OUR SCHOLARS | Robert Gleave

Gleave Robert

Robert Gleave is a professor of Arabic Studies at the University of Exeter’s Institute of Arab and Islamic Studies. The main research project he is currently focusing on is “Islamic Reformulations: Belief, Governance, and Violence”, which comprises of two elements: the development of a network of scholars examining the policy and security responses to religious belief and an analysis of the current state and future trajectories of Islamic thought about belief, governance, and violence. Prior to his arrival at Exeter, Gleave was a Visiting Mellon Scholar at the University of Chicago, a fellow at the Institute for Advanced Studies in Jerusalem, and a Visiting Scholar the Leiden University Centre for the Study of Islam and Society, where he gave lectures on law, power, and exegesis in Shiite Islam.

Selected Publications include: Islamic Law in Theory Studies on Jurisprudence in Honor of Bernard Weiss (2014); Books and Bibliophiles: Studies in honour of Paul Auchterlonie on the Bio-Bibliography of the Muslim World (2014); Islam and Literalism: Literal Meaning and Interpretation in Islamic Legal Theory (2012); Religion and Society in Qajar Iran (2009); Scripturalist Islam: The History and Doctrines of the Akhbari School of Shii Thought (2007); Religion and Society in Qajar Iran (2005); and with Kermeli E, Islamic law (2001).

What Robert Gleave Said

The Sharia

In fact, the Sharia as Muslim thinkers have conceived it is the law which God has revealed and made available for human kind through the person of the Prophet Muhammad. They reveal his — God revealed the law through the text of the Quran, the book revealed to the Prophet Muhammad and then distributed to the community to which he was preaching at that time. And also through the Prophet Muhammad’s actions, what’s known as the Sunnah. Muslim jurists, Muslim thinkers when they’ve conceived of the Sharia have thought of it as God’s perfect law. But most Muslim jurist when they’ve thought about the Sharia have realized that it’s actually quite difficult to know for certain all the elements of the Sharia because the texts that we have, the text of the Quran and the actions of the Prophet Muhammad are at times not entirely clear as to what God’s rule might be. And so what’s needed is people who interprets these texts in order to make them understandable for human kind. And these interpreters, the scholars, the ulema, as they’re known within the Islamic tradition, are crucial for interpreting the text and making this message available to the population in the Muslim community.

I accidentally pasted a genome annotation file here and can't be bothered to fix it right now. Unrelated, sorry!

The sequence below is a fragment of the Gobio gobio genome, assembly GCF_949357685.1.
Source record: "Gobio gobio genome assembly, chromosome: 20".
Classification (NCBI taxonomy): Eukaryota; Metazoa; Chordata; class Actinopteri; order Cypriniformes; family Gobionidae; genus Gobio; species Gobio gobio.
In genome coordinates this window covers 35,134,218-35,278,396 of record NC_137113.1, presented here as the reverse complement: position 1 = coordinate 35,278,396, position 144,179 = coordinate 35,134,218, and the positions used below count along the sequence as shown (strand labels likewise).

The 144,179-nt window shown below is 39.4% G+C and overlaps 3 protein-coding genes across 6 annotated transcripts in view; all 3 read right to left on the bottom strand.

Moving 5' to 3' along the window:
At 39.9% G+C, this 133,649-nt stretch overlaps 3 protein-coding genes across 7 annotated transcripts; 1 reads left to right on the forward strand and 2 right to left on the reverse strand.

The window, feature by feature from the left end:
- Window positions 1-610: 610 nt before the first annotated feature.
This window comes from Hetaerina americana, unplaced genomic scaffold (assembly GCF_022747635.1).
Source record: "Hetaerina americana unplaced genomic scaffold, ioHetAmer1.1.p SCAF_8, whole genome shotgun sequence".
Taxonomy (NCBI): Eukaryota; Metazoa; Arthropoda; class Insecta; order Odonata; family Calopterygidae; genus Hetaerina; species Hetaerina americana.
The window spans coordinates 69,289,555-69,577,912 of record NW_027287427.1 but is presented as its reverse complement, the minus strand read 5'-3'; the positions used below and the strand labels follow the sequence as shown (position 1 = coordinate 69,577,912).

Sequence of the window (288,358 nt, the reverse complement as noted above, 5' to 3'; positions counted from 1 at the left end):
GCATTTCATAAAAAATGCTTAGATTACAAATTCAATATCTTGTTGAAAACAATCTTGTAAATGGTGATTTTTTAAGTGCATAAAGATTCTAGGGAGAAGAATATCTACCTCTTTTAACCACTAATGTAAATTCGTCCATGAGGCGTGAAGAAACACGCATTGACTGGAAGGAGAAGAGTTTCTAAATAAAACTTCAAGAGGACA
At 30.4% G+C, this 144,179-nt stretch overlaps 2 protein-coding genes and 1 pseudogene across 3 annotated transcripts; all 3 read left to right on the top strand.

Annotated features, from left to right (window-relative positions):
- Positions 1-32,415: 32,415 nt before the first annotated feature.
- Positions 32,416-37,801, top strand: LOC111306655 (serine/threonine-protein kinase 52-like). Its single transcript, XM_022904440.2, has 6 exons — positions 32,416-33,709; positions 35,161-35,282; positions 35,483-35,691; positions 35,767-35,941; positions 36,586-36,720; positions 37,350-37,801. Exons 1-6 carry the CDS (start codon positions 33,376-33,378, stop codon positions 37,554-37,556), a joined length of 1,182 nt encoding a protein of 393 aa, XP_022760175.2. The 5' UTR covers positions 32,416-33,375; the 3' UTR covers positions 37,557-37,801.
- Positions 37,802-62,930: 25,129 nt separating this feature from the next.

The Saffavid Iran and Shia Islam

Within the early period of Shii Islam you have centers of knowledge transmission within Iran, but it would be wrong to say that Iran was dominated by Shii scholars or Shii influence at this time. And Iran was a mixture of all sorts of scholars Sunni, Shii, and various other groups, all of whom were operating in different centers throughout the whole of the country that we today called Iran. And so the Shia were one of the groups that were operating there but they weren’t the only one which was operating. I’m talking up to around about the 12th century, 12th or 13th century. And that actually there were Shia communities in Iran after that, but up until the coming of the Mongols in 1258, you can say that the Sunni community or the leadership in Iran, the government of Iran, the various governments of Iran were Sunni dominated. …That’s not to say that Shia didn’t exist in the population but that the main ruling government of Iran at that time was Sunni dominated, and after the coming of the Mongol’s, a period of devastation, the rebuilding if you like of governmental structures, state structures in the Middle East, was also Sunni dominated, and it wasn’t until the very beginning of the 16th century do we see in Iran the emergence of a truly Shiite dynasty in the form of Safavid.


Akhbari-Usuli Dispute

The Akhbari-Usuli dispute was crucial, and it was a debate around how do we interpret the sacred text of Shiism, what are the mechanisms whereby we might make those texts relevant. The Akhbaris lost the argument. In the early 19th century, their opponents, the Usulis who placed a great emphasis upon the role of the scholar as the interpreter of the text, they eventually established themselves, and the Akhbaris were marginalizes within the Shii intellectual world. This establishment of the scholar as the person who is primarily responsible for the mediation of God’s message from the texts to the people was a fundamental building block of… the ability to claim that they should be the natural political leaders in any Islamic state. So, establishing the position of the scholar as the interpreter of God’s will, and which occurred with the Usulis victories over the Akhbaris in the early 19th century lay the foundation for later developments of ulema authority in the 20th century including Vilayat-e Faqih and the doctrine which was proposed by Ayatollah Khomeini. So, the intellectual debates of the early 19th century were crucially important for understanding the development of Shii jurisprudent which made Vilayat-e Faqih possible.

Robert Gleave is Featured in The Third Path